Southwest Greenland Ice Core Expedition: Recovery of Interglacial Ice Record

Southwest Greenland Ice Core Expedition: Recovery of Interglacial Ice Record

Kangerlussuaq, Greenland

Field Team Members: Andrei Kurbatov, Elena Korotkikh, Mike Handley, Heather Clifford

June 21- 29, 2017

During late June 2017, members of the Climate Change Institute (CCI) traveled to the city of Kangerlussaq in Greenland to retrieve ice that resembles the last interglacial. The purpose of this expedition to Greenland was to better understand modern-day trends of theHolocene (current geological epoch, expands over last 11.7ka) by expanding our knowledge of the lastinterglacial (warm period) also known as the Eemian (115-130ka). The Greenland Ice sheet in the Kangerlussuaq area was previously explored by several members of the Climate Change Institute where they made the discovery of a nanodiamond-rich layer in the Greenland ice sheet. Previous studies in this area gave researchers within CCI the confidence that easily accessible ice from the Eemian existed. The goal for this expedition was to locate and drill ice with characteristics of the Eemian interglacial and return the samples to CCI to analyze using ultra high-resolution methodology. We were successful in locating, drilling and recovering ice resembling the Eemian and transporting the samples to CCI.

Expedition Details

Our team of researchers flew on a C-130 aircraft from NY to Kangerlussuaq, Greenland on June 21 and stayed at the Kangerlussuaq International Science Support (KISS). The expedition took place over the period of four days which consisted of scouting the glacier, transporting equipment and drilling. After the ice was recovered, our research group spent a day with the Soros group to help transport equipment. We then packed up and left Greenland on June 29.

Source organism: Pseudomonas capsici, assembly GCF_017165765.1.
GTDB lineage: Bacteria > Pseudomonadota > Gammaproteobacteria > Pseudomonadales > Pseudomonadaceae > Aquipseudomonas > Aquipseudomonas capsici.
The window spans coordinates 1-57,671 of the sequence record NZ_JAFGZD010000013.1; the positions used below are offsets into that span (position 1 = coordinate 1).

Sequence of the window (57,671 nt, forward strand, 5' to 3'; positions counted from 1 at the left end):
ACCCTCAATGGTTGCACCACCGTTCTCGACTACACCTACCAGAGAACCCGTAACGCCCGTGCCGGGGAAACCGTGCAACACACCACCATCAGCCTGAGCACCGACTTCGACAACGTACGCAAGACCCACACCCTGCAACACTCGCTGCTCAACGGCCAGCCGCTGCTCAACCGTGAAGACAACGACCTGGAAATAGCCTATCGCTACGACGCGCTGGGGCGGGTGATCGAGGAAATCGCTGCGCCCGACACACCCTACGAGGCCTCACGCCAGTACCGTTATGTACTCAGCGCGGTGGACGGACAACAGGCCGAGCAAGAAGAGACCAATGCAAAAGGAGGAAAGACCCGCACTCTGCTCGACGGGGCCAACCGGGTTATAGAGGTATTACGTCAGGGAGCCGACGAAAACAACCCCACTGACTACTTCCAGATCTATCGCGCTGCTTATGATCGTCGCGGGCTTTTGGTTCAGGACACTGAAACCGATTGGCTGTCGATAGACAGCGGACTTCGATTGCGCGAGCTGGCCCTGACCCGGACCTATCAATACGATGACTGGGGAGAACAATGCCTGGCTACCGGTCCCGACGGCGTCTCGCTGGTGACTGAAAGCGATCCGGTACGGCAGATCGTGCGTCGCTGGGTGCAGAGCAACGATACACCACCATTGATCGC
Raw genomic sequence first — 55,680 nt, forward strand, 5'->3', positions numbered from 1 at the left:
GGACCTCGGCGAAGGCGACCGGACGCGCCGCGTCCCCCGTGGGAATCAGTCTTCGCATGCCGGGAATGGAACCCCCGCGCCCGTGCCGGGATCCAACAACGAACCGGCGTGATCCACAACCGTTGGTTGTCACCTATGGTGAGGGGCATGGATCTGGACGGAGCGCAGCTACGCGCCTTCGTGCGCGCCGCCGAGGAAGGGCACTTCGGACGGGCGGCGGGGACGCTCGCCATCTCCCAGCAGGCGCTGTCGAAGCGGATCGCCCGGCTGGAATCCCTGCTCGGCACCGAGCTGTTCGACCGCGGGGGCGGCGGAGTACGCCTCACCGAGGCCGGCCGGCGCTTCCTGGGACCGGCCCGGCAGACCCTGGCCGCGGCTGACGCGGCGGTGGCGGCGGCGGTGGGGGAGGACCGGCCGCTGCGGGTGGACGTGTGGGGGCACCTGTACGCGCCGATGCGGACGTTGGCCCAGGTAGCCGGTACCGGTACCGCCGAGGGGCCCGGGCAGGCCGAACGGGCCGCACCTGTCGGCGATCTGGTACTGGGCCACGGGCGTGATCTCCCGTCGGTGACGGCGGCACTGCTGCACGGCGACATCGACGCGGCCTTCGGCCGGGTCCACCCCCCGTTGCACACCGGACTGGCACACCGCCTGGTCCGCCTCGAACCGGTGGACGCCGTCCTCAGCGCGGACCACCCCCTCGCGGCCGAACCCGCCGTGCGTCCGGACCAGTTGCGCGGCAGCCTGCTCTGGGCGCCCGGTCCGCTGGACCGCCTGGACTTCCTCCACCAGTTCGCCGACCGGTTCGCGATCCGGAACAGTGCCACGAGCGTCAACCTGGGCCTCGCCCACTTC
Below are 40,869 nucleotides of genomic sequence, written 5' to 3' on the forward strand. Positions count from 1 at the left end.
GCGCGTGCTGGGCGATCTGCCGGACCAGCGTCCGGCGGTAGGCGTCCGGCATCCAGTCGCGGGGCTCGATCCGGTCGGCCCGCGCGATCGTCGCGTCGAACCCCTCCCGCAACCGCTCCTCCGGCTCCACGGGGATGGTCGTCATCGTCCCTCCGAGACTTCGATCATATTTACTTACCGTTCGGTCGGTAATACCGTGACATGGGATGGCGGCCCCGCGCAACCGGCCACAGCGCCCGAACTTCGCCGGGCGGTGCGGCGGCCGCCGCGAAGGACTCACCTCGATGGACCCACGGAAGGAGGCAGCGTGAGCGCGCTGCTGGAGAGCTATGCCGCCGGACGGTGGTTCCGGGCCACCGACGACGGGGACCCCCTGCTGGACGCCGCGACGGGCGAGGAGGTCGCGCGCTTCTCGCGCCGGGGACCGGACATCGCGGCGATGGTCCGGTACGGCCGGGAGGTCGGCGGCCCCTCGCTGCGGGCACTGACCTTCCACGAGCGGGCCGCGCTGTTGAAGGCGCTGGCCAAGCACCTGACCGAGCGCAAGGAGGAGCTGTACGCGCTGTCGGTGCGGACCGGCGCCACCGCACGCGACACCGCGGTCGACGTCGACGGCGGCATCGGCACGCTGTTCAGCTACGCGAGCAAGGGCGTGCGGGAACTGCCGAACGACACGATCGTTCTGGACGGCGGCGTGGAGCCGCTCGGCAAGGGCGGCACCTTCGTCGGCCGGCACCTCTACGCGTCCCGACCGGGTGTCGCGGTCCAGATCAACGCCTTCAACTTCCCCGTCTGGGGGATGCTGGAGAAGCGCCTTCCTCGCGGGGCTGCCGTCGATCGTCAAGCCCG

During this expedition, we noted the temperatures in Kangerlussuaq were above average for late June (around 10 ºC (50 ºF)). The high temperatures led to some complications during the drilling process, but we managed to overcome them to collect the ice. The changes in temperature were very clear even within the few days of our travels on the glacier. The first day on the ice, the temperatures were at a high of about 12.2 ºC (54 ºF), where we were able to walk with hiking boots and stepped over small streams that ran through the glacier. By the last day on the glacier, the temperatures were at a high of 22.2 ºC (72 ºF), where we found ourselves trudging through large streams with waterproof industrial boots. Using the reconstructed temperature anomalies for June 26, 2017, it is visible the temperatures in Kangerlussuaq are above average.

We traveled to the ice sheet via truck, about 2 hours outside of Kangerlussuaq. Once at the ice sheet, we hiked over glacial deposits and debris to the glacier then trekked about an hour across the ice to get to the drill site we had scouted out. After we were able to transport the equipment to the site, we used a Kovacs 3-inch core diameter drill to acquire ~3 m of ice. The samples collected were then labeled, packaged and stored to keep cold until transported back to a freezer in Kangerlussuaq. The ice was then transported back to the U.S. on a C-130 aircraft, where CCI members, Jeff Auger and Fran Schwanck picked up the ice and safely transported the samples back to CCI.

Acknowledgements: We express our gratitude to Jasmine Saros, Robert Northington and the rest of the Saros group for the opportunity to join them in Kangerlussuaq! We would also like to acknowledge NSF, U.S. Airforce, and KISS for all their help including lodging and transportation of equipment and ice. Thank you to CCI members Jeff Auger and Fran Schwanck for transporting the ice from NY to CCI.


Written by Heather Clifford (I would also like to acknowledge Paul Mayewski, Andrei Kurbartov, Elena Korotkikh, and Mike Handley for all their help and expertise during my first expedition!)